I have a boy who loves trains.

There are over 200 locomotives, tenders, freight cars, box cars, cattle cars, tank cars, hopper cars, and caboose in his room, in the train box, on his desk, on the walls, in videos and books, t-shirts, and, I'm sure, under the bed. On the rare occasion I make his bed I find errant engines between the mattress and bed frame and stuffed way down under the covers where his feet will someday reach.

He has been on more trains than most adults – let alone six year olds. I've got a shoe box full of pamphlets from lines all over California; Fillmore and Western Railway, Paris Orange Empire Railway, Sacramento Railway Museum, Yolo Short Line, Fort Bragg Skunk Train, not to mention the small scale lines like the one at Traintown in Sonoma and the Disneyland Railroad.

I had a man who loved the railroad.

Grandpa worked on the Union Pacific Railroad for long enough to get a gold pocket watch (suitable for framing) upon retirement in 1988. One day when I was very young I visited him in his tiny cramped office where he taught me how to work the telegraph. -.- .- - .. .

The earphones he got to wear weren't big like my dad had for listening to Sergio Mendes and Brazil 66 on the reel to reel, these were small and elegant, shiny black. The table where he worked was cluttered full of equipment and metal things, tools and pencils. Papers and notes tacked and taped everywhere – and always the UP Locomotive Calendar.

He worked with his sleeves rolled up. When he'd come home for lunch he was always bleeding – a trickle would roll down his forearm while he picked up his tuna on white with mayo and butter.

“Grandpa, you're hurt!”

“Aw!” he'd growl and wipe (actually smear) the blood away “it's fine.” A Band Aid was rare and stitches never.

He had a quirk- he poured salad oil on nearly everything he ate. It only occurred to me in my adulthood to connect even this grandpa-ism to the trains. Trains are mechanical, steel on steel. If you don't keep those joints and gears greased up, you've got a 200 ton paperweight blocking your tracks. Grandpa was greasing up, keeping the tracks clear.

He was tough like the railroad. He was industrious like the trains. He was hard of hearing from the telegraph.

Riding a train with my train boy is a glimpse into paradise. He will teach you the way to get the most out of the visual stimulus - rest your cheek and forehead on the cold window and let your eyes flick when something in the countryside catches their attention.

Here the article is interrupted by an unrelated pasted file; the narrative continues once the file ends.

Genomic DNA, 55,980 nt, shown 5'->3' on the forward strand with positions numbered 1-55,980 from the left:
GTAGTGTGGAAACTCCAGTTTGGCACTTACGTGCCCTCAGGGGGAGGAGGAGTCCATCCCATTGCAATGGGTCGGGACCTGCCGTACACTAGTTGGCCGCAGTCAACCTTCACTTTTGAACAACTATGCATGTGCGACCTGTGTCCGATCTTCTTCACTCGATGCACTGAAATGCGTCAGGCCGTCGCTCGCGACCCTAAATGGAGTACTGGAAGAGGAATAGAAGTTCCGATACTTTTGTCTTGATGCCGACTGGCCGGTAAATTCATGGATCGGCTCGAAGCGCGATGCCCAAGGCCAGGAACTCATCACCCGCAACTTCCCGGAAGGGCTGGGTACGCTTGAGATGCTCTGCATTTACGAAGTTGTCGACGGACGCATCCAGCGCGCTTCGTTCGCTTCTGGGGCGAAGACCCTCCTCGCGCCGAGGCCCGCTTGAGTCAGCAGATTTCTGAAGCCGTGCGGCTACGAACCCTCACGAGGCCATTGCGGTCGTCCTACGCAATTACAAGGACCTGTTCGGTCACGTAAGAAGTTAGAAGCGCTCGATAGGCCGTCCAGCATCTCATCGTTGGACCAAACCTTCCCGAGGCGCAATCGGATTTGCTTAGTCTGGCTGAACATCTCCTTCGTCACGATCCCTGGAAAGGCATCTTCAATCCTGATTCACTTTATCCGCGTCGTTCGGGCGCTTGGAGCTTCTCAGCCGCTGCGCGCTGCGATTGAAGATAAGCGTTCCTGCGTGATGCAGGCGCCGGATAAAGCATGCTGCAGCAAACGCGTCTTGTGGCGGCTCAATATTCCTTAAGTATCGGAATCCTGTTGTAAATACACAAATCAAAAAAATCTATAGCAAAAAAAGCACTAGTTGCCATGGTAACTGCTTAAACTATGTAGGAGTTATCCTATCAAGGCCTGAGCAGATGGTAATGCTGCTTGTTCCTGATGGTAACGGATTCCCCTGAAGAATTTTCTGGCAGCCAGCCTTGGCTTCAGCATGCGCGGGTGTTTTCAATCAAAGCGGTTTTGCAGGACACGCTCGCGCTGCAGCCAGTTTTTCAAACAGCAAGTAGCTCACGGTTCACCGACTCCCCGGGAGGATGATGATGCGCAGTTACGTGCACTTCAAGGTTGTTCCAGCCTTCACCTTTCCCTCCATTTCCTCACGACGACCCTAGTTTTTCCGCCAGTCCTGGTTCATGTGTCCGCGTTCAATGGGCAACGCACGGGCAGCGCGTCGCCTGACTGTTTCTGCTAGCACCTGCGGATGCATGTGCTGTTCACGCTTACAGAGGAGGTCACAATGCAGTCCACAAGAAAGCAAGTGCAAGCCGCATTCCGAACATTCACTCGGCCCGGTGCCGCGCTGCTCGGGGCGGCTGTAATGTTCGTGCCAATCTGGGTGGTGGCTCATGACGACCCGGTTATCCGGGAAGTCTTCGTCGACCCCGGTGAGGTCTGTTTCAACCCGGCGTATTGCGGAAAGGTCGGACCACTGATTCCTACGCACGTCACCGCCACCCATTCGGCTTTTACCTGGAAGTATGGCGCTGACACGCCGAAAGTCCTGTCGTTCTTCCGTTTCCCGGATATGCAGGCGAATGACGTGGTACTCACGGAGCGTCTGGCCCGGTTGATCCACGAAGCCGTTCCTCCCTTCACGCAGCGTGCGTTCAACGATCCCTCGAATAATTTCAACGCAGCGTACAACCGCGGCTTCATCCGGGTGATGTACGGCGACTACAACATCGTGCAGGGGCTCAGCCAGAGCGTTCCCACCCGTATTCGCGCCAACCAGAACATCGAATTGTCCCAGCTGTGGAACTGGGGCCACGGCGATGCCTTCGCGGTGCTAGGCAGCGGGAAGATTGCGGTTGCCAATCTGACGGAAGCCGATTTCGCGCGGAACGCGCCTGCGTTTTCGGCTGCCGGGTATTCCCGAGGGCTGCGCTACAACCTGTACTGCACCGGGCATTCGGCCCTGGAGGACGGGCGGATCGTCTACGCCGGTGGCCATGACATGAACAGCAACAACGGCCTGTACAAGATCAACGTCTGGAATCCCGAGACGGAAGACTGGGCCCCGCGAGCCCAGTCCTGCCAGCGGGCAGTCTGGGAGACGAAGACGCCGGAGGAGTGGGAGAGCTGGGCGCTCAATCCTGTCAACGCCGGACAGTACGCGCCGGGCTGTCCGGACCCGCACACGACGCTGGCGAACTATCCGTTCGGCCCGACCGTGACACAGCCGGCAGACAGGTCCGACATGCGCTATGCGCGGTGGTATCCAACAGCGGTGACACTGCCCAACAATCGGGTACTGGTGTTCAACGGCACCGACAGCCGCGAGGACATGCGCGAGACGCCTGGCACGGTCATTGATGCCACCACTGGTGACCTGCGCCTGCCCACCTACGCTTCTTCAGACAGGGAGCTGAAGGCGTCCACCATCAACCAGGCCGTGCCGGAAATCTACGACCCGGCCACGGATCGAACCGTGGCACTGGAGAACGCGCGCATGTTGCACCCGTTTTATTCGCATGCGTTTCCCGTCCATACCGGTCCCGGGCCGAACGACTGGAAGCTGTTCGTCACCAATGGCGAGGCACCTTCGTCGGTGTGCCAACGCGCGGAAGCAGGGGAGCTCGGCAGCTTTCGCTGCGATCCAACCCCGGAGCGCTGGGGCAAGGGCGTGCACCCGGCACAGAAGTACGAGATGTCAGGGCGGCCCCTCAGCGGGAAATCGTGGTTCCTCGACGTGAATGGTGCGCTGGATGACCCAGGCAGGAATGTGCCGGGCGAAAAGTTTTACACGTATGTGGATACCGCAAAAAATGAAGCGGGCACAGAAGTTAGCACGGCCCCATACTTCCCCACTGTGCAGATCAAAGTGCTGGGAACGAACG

A fallen tree
a jackrabbit
a junked out freight car

I heard an echo who loved steam.

Boppa died long before I was born, but he left a trail for me to follow. The family legend was that he “made the Disneyland Railroad”. As I grew older I realized how suspect this tale was... it takes a lot more than one guy to make a railroad – even a small scale one. Searches for his name being attached to Disney in any way came up nil.

My mother talked about her grandfather. He was happy-go-lucky. He was warm. The photograph of him is an old sepia print. His eyes are like little umbrellas from years of smiling. The man in picture is inviting me to find out more...

Digging through family records: a scrap of the family tartan, birth records from Germany, marriage records form Kentucky, cemetery records from Pennsylvania... and there it is. A little book about the Southern Pacific Narrow Gauge and another called Little Railways of the World from Boppa's collection. And there, with a little handwritten note clipped to one edge reading “from John Edgar's estate – not of value”; A velum with the design specs for engine #1 the C.K Holliday. A velum with pencil marks put there by my Boppa nearly fifty years ago.

One more Internet search brought up an essay written by an old Imagineer. He was a green engineer of 22 when he was thrust into the world of the Steam Heads at Disney. The old fellows were all in their sixties and seventies – retired railroad men. They were all gruff and tough and didn't have much time to show the new kid much about steam vs gas. All of them except for Boppa, who took him under his wing and showed him the joys of Steam Locomotives. There was finally not only proof, but a great insight into my great grandfather's personality.

I felt like I just shook hands with him. Hello Boppa, nice to meet you.

My boy comes from a long line of train boys. He'd rather play trains than watch TV. He'd rather ride a train than do anything else in the world.

I have a boy who loves trains. I bet a million dollars that I never have to update this writeup.

Read about John Edgar Lingenfelter's time at Disney in the early 1950's at http://laughingplace.com/News-ID108030.asp

A recreation of Dale Allen's telegraph office can be found in the Canyon County Historical Museum at the old 1906 Union Pacific Depot in Nampa, Idaho.

Read more about Calvin here.